Step 3.  Set a paper towel on counter, remove filters one at a time and lie them flat on your paper towel to allow excess water to drain from filter. I was able to lie four filters on each paper towel sheet with only a slight overlap at center edges. Repeat this step by placing a new paper towel on top of your previously removed coffee filters and keep stacking your filters between sheets of paper towels. I recommend starting a new stack for each color to avoid cross-color-contamination (lesson learned the hard way as my pink filters absorbed some of my turquoise color).

coffee filter garland drying 1

Step 4.  Place your paper towel/coffee filter stacks on a cookie sheet and place in oven for 8 minutes. The heat will help speed up the drying process. Remove cookie sheet from oven and remove filters from between paper towels. Lie filters on dry surface (I used my island countertop but a dining table would work, too). Allow filters to dry for 30 minutes.

coffee filter garland dry 1

Step 5.  Thread your sewing machine and place it on a straight-stitch setting. Let out 10-12 inches of thread before placing your centering your first filter under the needle; this thread can be used to tie your garland to a curtain rod or hook later. Sew straight across the center of your first filter then place your next filter (and each thereafter) as close as possible to the end of your previous filter and sew them together.

While the filters seem fragile, the paper fibers are strong hold up well to sewing. I had no issues with tearing or the presser foot bunching the filters on the feed dogs; if you have trouble with this you may try to adjust your tension slightly. If you are hanging your garland (as I did above), you should measure the length you’ll need to ensure your garland is long enough/not too long (mine was too long but I didn’t mind it wisping on the floor). Since this garland is likely for one-time use, you need not worry about closing your last stitch (as that process might just be too much for the filter to withstand anyhow).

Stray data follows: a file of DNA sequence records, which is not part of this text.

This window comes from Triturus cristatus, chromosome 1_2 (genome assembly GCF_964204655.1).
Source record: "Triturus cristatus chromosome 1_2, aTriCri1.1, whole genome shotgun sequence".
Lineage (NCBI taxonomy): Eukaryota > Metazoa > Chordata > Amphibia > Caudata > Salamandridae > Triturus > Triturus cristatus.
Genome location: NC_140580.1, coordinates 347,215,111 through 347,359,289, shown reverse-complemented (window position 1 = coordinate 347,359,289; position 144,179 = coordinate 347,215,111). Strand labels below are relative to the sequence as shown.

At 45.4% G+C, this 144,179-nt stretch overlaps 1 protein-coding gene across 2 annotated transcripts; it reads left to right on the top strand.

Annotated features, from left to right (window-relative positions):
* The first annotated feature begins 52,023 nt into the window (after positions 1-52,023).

coffee filter garland sewing1

coffee filter garland sewing2

coffee filter garland sewing3

coffee filter garland
For more tea party ideas, click here…..whatever did we do before Pinterest?!

2013 Best Gift Ideas for Boys

It just wouldn’t be fair if I only offered up great gift items for girls so I’m happy to say I also polled parents to get their best suggestions for holiday or special occasion gifts for boys.

Some of the best comments from parents of boys…

“I like giving the kids gifts that will continue to spark their sense of adventure.”

“We try to focus on family trips, tickets (zoo, movies, museums, etc) or lessons (tennis, swimming, music, etc). I find these are things that we can all enjoy as opposed to toys that have fifty pieces which will be scattered all over the house and partially lost within a week.”

“I prefer gifts that are engaging and choose items my son enjoys. Children’s tastes change so much and right now my son is into super heroes, building and cars so those are all fun toys for pretend play. We do a lot of craft kits for both our children and use them as gifts – it is so fun for them to make gifts for others vs just buying something at the store.”

“Honestly, my son wants a real vacuum cleaner for Christmas. He likes things that he can take apart and put back together. He loves his scooter too.” (parent of 3-6 year old boy)

“Boys in this age group are pretty easy – electronics and video games.” (parent of 9-12 year-old boy)